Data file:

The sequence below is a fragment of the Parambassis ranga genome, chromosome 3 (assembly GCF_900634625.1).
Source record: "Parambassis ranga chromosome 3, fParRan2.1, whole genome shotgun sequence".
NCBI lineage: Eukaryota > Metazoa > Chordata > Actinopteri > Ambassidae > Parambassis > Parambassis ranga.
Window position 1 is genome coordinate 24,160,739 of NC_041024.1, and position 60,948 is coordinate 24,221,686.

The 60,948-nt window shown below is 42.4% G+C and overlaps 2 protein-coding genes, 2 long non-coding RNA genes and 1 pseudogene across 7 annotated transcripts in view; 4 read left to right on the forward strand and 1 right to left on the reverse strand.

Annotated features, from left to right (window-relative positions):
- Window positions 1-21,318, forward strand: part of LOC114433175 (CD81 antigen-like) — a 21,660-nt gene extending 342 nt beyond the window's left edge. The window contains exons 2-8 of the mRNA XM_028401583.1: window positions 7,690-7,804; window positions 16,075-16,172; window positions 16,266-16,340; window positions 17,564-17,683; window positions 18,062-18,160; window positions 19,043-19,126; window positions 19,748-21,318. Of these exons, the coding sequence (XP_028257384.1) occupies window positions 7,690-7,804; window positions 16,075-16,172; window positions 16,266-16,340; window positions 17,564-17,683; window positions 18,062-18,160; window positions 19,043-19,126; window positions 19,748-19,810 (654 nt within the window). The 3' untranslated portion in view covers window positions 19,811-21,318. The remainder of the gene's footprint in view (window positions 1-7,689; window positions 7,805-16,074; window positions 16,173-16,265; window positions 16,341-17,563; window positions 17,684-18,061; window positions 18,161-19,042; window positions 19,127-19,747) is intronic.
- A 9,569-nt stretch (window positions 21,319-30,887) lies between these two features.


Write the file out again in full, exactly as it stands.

The sequence below is a fragment of the Parambassis ranga genome, chromosome 3 (assembly GCF_900634625.1).
Source record: "Parambassis ranga chromosome 3, fParRan2.1, whole genome shotgun sequence".
NCBI lineage: Eukaryota > Metazoa > Chordata > Actinopteri > Ambassidae > Parambassis > Parambassis ranga.
Window position 1 is genome coordinate 24,160,739 of NC_041024.1, and position 60,948 is coordinate 24,221,686.

The 60,948-nt window shown below is 42.4% G+C and overlaps 2 protein-coding genes, 2 long non-coding RNA genes and 1 pseudogene across 7 annotated transcripts in view; 4 read left to right on the forward strand and 1 right to left on the reverse strand.

Annotated features, from left to right (window-relative positions):
- Window positions 1-21,318, forward strand: part of LOC114433175 (CD81 antigen-like) — a 21,660-nt gene extending 342 nt beyond the window's left edge. The window contains exons 2-8 of the mRNA XM_028401583.1: window positions 7,690-7,804; window positions 16,075-16,172; window positions 16,266-16,340; window positions 17,564-17,683; window positions 18,062-18,160; window positions 19,043-19,126; window positions 19,748-21,318. Of these exons, the coding sequence (XP_028257384.1) occupies window positions 7,690-7,804; window positions 16,075-16,172; window positions 16,266-16,340; window positions 17,564-17,683; window positions 18,062-18,160; window positions 19,043-19,126; window positions 19,748-19,810 (654 nt within the window). The 3' untranslated portion in view covers window positions 19,811-21,318. The remainder of the gene's footprint in view (window positions 1-7,689; window positions 7,805-16,074; window positions 16,173-16,265; window positions 16,341-17,563; window positions 17,684-18,061; window positions 18,161-19,042; window positions 19,127-19,747) is intronic.
- A 9,569-nt stretch (window positions 21,319-30,887) lies between these two features.